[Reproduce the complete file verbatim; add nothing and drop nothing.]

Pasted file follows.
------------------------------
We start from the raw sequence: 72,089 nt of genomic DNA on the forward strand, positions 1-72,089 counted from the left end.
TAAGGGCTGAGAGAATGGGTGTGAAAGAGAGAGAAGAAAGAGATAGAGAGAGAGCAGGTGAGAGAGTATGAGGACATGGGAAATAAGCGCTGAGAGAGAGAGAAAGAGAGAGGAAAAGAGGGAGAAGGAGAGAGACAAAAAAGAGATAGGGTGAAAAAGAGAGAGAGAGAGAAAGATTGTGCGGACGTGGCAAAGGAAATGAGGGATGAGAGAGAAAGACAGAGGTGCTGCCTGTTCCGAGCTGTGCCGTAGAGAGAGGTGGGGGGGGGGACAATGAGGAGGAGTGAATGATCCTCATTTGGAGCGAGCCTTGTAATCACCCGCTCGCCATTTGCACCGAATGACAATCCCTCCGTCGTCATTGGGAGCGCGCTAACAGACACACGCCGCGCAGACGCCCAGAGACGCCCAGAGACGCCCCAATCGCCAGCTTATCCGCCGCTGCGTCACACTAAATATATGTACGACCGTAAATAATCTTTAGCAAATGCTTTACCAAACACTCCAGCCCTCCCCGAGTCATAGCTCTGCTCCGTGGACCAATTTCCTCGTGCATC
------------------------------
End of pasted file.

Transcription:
We start from the raw sequence: 72,089 nt of genomic DNA on the forward strand, positions 1-72,089 counted from the left end.
TAAGGGCTGAGAGAATGGGTGTGAAAGAGAGAGAAGAAAGAGATAGAGAGAGAGCAGGTGAGAGAGTATGAGGACATGGGAAATAAGCGCTGAGAGAGAGAGAAAGAGAGAGGAAAAGAGGGAGAAGGAGAGAGACAAAAAAGAGATAGGGTGAAAAAGAGAGAGAGAGAGAAAGATTGTGCGGACGTGGCAAAGGAAATGAGGGATGAGAGAGAAAGACAGAGGTGCTGCCTGTTCCGAGCTGTGCCGTAGAGAGAGGTGGGGGGGGGGACAATGAGGAGGAGTGAATGATCCTCATTTGGAGCGAGCCTTGTAATCACCCGCTCGCCATTTGCACCGAATGACAATCCCTCCGTCGTCATTGGGAGCGCGCTAACAGACACACGCCGCGCAGACGCCCAGAGACGCCCAGAGACGCCCCAATCGCCAGCTTATCCGCCGCTGCGTCACACTAAATATATGTACGACCGTAAATAATCTTTAGCAAATGCTTTACCAAACACTCCAGCCCTCCCCGAGTCATAGCTCTGCTCCGTGGACCAATTTCCTCGTGCATC